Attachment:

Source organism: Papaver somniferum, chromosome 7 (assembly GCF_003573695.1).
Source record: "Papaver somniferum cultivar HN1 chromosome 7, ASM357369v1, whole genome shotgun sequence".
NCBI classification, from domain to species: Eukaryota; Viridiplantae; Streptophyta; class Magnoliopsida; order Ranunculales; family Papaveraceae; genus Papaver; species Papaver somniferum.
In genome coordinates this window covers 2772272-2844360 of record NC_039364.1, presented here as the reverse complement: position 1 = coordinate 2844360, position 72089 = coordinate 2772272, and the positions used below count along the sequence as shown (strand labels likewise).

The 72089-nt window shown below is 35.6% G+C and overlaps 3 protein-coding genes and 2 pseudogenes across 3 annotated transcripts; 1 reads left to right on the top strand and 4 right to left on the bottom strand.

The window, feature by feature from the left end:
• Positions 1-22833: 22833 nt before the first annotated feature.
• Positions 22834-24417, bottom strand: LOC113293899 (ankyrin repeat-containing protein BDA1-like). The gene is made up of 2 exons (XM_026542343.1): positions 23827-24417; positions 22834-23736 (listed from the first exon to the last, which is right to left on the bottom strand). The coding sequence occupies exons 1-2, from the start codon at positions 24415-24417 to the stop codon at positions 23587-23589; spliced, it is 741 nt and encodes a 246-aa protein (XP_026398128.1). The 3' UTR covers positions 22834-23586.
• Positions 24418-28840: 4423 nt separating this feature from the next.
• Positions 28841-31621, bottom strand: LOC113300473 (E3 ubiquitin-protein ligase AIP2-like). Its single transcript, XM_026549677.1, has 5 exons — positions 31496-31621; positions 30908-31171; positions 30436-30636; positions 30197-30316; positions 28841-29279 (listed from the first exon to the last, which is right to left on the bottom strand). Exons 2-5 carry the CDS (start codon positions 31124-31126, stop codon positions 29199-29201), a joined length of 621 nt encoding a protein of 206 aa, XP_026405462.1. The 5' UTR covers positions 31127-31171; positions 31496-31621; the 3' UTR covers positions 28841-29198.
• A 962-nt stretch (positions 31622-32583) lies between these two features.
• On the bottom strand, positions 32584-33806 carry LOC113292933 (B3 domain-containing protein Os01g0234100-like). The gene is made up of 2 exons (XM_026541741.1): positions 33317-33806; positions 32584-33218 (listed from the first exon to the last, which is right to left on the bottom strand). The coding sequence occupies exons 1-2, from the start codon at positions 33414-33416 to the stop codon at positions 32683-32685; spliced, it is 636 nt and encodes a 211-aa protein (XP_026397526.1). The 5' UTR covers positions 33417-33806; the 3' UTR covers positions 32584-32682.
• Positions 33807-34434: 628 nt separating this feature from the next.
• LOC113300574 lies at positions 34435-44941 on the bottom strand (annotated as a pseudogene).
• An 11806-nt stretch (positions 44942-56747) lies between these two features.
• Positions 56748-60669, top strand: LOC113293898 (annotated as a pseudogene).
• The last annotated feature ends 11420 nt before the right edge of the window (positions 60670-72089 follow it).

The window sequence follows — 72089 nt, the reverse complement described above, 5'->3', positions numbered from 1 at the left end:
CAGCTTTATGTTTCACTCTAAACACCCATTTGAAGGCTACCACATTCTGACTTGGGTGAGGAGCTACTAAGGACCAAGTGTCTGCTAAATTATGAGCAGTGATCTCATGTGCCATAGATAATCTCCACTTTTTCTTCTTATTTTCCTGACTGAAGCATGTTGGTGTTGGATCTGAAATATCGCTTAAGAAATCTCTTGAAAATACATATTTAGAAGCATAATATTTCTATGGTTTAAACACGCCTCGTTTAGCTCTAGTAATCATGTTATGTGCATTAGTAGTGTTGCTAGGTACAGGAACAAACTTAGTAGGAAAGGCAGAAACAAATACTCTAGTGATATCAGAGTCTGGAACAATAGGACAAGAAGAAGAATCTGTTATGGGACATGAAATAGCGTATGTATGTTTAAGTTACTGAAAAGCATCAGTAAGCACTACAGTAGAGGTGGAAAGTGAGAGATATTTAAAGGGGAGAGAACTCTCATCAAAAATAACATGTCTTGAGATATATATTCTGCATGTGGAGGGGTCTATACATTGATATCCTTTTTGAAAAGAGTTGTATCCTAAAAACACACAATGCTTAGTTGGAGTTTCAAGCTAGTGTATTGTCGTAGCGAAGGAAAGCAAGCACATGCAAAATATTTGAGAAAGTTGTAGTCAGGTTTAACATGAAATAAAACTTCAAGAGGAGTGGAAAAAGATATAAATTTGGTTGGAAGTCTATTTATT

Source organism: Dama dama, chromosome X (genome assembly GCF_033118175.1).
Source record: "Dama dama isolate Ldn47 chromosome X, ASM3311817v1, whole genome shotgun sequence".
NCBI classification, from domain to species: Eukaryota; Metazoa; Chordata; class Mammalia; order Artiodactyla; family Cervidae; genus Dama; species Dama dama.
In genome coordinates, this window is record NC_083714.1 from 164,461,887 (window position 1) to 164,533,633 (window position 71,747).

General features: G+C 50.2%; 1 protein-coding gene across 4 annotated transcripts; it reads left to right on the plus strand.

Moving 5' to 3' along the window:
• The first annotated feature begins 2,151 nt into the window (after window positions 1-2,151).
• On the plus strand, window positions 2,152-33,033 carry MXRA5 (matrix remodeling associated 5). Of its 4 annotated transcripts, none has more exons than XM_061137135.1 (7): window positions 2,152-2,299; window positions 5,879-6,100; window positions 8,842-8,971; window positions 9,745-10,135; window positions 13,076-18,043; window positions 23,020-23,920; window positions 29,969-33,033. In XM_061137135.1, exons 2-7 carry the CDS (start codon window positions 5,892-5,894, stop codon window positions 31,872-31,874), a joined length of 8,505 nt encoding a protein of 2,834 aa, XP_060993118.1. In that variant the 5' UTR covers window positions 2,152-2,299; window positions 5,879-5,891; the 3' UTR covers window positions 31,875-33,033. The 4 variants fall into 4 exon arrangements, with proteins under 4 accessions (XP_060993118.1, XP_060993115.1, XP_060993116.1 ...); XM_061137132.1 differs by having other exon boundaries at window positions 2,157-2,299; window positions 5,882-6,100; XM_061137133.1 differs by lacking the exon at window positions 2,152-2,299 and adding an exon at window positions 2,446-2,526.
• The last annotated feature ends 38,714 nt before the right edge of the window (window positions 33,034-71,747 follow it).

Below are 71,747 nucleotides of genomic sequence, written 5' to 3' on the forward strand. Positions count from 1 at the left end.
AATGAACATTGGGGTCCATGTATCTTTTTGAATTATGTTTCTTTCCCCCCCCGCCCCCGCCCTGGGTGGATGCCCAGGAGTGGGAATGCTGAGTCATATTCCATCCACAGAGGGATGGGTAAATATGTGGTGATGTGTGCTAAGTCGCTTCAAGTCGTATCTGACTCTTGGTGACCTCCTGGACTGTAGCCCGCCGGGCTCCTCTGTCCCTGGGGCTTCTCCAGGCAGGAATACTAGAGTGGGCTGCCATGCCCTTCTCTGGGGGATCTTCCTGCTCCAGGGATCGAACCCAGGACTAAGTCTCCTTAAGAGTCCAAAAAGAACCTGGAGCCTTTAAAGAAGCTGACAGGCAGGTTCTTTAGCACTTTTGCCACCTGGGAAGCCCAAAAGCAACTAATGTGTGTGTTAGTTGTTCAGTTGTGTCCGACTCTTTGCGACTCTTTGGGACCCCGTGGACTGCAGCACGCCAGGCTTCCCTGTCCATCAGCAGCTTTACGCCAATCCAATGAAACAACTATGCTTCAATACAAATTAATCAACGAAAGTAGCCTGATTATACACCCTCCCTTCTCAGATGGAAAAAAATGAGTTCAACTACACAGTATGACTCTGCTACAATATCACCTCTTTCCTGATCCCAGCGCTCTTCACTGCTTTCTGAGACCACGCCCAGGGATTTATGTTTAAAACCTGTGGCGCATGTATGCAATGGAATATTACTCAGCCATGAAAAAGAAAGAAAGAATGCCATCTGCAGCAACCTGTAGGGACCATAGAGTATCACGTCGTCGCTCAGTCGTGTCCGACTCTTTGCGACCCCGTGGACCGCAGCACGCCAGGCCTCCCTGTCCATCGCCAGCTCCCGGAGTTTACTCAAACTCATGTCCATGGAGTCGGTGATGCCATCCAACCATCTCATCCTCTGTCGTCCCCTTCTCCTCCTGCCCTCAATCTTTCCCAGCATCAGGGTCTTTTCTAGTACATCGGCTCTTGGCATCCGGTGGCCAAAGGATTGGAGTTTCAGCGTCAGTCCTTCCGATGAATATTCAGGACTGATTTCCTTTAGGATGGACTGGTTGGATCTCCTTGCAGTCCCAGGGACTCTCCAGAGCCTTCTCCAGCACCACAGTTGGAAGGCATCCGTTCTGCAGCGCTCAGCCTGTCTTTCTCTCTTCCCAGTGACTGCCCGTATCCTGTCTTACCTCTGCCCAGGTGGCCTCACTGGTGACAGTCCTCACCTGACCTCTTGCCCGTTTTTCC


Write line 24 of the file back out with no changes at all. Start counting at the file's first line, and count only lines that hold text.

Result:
General features: G+C 50.2%; 1 protein-coding gene across 4 annotated transcripts; it reads left to right on the plus strand.